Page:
(Note: Martin has taken the place of a minister in my life for many years. He has had Parkinson's for 20 years, has lived in nursing care for over a dozen years, and still accomplishes more in a week than many people accomplish in a year. Those looking for my own thoughts on Robin Williams might refer to my 2007 piece on ADHD, "The Robin Williams In My Head." RIP.)
I mean no disrespect to the surviving family with this statement, nor do I seek to make light of another’s suffering. I’m simply recounting my experience.
In 1995, at the age of 45, and in the ascendancy of my life professionally, socially and spiritually, I was diagnosed with Idiopathic Parkinson’s Disease.
Today, nearly 20 years later, I look back in astonishment at the last two decades and wonder how I managed to not only survive, but to actually grow emotionally, creatively and spiritually. Make no mistake: Parkinson’s is as ruthless as it is cunning – always searching for weakened neurological conduits and components; taking every opportunity to enslave you psychologically; always making it more difficult to live with dignity and purpose. There were days it took an hour just to get out of bed. (I now sleep in a two-motor electric lift chair).
To what do I attribute my success? I decided to fight. I made a covenant with myself, vowing to never let Parkinson's get the upper hand.
And what is that upper hand? It's attitude. It's a focused resolve to live my life fully and joyfully, in service to my fellow man, regardless of how I might feel at any given moment. Does it always work? No. I fall down, literally and figuratively nearly every day. Yet, I don't compound the falls with self-punishment. I simply get up and continue the journey.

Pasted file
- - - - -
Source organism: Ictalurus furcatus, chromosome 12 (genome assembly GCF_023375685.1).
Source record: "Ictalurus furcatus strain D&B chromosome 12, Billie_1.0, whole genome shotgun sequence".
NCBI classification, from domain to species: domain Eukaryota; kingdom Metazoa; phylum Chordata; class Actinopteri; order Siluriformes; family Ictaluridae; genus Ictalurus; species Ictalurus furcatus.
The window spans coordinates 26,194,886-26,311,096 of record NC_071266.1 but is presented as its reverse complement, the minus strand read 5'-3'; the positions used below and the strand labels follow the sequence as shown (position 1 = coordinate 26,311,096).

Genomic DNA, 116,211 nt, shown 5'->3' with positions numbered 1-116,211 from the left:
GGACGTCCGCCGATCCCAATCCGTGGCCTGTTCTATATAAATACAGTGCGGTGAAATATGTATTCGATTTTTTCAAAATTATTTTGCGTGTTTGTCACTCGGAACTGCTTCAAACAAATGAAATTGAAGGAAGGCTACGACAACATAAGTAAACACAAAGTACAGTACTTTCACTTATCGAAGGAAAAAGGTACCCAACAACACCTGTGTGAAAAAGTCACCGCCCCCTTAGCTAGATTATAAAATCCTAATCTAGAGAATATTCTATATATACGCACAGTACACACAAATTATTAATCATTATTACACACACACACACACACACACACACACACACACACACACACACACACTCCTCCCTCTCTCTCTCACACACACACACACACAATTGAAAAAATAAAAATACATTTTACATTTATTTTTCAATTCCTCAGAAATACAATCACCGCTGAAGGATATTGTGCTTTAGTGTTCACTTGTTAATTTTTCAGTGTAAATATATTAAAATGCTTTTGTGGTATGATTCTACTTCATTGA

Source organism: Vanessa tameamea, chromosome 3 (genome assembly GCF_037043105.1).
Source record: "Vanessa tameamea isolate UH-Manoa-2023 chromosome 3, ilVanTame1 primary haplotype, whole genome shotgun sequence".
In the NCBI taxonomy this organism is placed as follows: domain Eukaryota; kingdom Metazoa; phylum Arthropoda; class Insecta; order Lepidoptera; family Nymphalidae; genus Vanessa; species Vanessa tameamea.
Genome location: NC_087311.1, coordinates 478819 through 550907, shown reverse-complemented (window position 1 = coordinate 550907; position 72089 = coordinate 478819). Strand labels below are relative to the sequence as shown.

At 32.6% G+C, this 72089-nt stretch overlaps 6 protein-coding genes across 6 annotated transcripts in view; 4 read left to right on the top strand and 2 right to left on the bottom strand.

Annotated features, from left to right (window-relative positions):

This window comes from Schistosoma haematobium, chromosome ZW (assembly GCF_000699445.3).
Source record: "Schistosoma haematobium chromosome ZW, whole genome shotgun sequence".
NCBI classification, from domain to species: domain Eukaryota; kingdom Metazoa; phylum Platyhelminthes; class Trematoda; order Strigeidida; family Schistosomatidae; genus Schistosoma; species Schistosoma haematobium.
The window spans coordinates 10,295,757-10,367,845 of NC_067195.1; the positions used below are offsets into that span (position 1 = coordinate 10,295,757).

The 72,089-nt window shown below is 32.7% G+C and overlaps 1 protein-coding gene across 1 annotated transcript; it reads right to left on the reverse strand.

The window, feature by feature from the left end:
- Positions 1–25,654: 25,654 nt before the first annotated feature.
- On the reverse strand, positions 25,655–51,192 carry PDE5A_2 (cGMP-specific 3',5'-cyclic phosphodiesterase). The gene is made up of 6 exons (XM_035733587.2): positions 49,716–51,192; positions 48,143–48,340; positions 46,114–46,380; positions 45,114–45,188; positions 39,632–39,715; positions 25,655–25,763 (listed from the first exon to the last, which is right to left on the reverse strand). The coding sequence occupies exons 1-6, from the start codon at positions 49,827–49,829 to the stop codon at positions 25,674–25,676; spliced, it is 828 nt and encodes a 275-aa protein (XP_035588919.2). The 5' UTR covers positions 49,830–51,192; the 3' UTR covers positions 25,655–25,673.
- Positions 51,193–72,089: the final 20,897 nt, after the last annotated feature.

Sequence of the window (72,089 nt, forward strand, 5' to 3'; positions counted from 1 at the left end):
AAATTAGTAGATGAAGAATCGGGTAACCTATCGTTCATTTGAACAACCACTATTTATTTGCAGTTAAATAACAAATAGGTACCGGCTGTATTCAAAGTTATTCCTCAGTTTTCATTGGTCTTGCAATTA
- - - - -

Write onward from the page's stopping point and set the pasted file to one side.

And what do I say about Mr. Williams? I say I can't possibly imagine what life would be like with this disease AND a difficult marriage, a substance abuse struggle, the stress of fame, and the battalion of demons that often follow genius.
Have I ever contemplated suicide?
I never had to.
Just knowing I could “opt-out” of the dark abyss of depression that is so often a component of Parkinson’s, was enough to prevent the act of suicide itself. Yet, don’t for a minute think I was able to side-step the abyss – 18 ECT or “shock treatments,” 6 years of cognitive therapy, and 233,000 pills later, I’m still struggling with PD and my loss of the activities of daily living. (I’ve always said the true test of humility is having to ask a perfect stranger to wipe your behind.)
The circle now complete, we find ourselves back where we started: suicide.
My vision of the Creator, as insignificant as it is, does not include a punitive and vindictive father.
I choose to believe that at this very moment, Mr. Williams is enjoying a " Peace that passeth all understanding."